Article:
Right now I am living at my parents'. It's only for two weeks (honest), but that doesn't make it any easier to watch the trailer for Failure to Launch
, among other things, while sitting on the couch next to my mommy and daddy.
I thought I'd transcended all of the discomfort I might be expected to endure the other night, after realizing that The 40-Year-Old Virgin
had way more jokes about erections and porn than I wanted to enjoy in the company of my parents. But that was before Oscar night.
Anyone watching last night's ceremony may have blocked out Ben Stiller's bizarre yet unfunny green-suit moment, if not the entire show. The bit is not worth recounting, except to note that it involved a very tight unitard. Jon Stewart made a joke about how Ben Stiller had proved the fact that he was Jewish to everyone.
Then my dad said: "I don't get it."
There was a pause, during which my mom and I both mulled our options for enlightening my dad using the fewest words possible. Before I could offer my explanation, my mom said with a tone of authority, "It's because Jewish men are supposed to be so well endowed."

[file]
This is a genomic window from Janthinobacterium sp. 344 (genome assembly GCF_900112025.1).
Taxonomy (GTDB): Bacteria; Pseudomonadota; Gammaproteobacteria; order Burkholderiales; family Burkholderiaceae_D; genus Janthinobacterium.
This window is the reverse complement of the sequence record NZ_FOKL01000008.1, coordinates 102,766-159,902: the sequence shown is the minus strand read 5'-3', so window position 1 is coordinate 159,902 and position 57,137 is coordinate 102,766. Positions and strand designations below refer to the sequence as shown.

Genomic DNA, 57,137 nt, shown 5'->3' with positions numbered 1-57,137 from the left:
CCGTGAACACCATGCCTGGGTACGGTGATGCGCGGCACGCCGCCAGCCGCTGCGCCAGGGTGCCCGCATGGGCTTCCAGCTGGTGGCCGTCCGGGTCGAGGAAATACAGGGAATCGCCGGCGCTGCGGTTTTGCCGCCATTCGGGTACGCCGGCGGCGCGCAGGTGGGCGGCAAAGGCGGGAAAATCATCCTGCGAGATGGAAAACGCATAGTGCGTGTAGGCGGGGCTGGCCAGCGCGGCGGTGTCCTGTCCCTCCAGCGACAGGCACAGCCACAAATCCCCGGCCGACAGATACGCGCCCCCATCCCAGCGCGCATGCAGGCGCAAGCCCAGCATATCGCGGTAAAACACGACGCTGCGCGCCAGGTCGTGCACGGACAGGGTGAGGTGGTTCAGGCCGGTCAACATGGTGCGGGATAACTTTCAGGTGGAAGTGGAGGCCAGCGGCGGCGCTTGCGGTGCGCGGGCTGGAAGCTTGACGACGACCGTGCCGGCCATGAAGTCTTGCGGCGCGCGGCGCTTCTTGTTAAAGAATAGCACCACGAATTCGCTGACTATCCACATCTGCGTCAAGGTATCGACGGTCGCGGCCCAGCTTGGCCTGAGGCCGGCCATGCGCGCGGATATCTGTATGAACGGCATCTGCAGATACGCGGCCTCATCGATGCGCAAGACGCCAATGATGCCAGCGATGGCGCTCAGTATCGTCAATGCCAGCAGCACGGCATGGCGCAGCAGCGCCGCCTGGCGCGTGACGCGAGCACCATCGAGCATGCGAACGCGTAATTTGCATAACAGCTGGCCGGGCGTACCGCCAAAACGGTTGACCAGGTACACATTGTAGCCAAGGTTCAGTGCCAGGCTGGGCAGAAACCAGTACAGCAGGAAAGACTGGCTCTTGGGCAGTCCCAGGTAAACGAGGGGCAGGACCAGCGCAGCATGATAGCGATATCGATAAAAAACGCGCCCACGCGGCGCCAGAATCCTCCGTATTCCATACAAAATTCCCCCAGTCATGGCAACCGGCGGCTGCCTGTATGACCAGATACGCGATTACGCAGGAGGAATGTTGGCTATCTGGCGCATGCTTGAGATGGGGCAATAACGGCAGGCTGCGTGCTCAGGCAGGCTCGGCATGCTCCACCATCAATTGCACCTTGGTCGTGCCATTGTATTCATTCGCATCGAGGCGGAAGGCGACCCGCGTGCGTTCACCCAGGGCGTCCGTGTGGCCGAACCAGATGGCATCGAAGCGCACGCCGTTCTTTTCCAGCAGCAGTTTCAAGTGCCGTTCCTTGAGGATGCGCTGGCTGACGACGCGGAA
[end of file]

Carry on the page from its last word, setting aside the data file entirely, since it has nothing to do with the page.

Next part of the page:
After I recovered from my bewilderment, I said, "I think he was referring to circumcision," and hoped the subject would be dispensed with not only because, well, suddenly I was talking about penises with my parents, but also because my fiance is Jewish.
I learned at a young age that before embarking on a trip or transition, you should always try to anticipate anything bad that could happen, as a preventive measure. Obviously if I had considered the idea that I might come down with chicken pox on our family vacation to the Bahamas, for example, it would not have happened, because the things that really get you are the things you didn't
think of beforehand.
So it's obvious in retrospect that I should have worried about the possibility that my fiance's anatomy might come up in conversation during my time at my parents', but I failed in this regard, and now the moment was trundling right toward me.
Now we were squabbling over my mom's assertion, a stereotype neither my dad nor I had ever heard before. It emerged that the source was her best friend's ex-husband, a man unafraid of blatantly lying to serve his own interest, but a Jewish man nonetheless. Still, my mom's revelation of her source for this information produced howls of derision from my dad and me.
Well, hmm, who else might know about this? Who in the room had seen a Jewish man's member recently? I resolved to remain silent.
My mom didn't like they way she'd been argued down and waited before delivering the inevitable last word: "I'm sure Mike would be glad to back this up," she said, laughing. I said, "I'm sure he would," and laughed too. Then I proceeded to block the conversation from memory for several hours.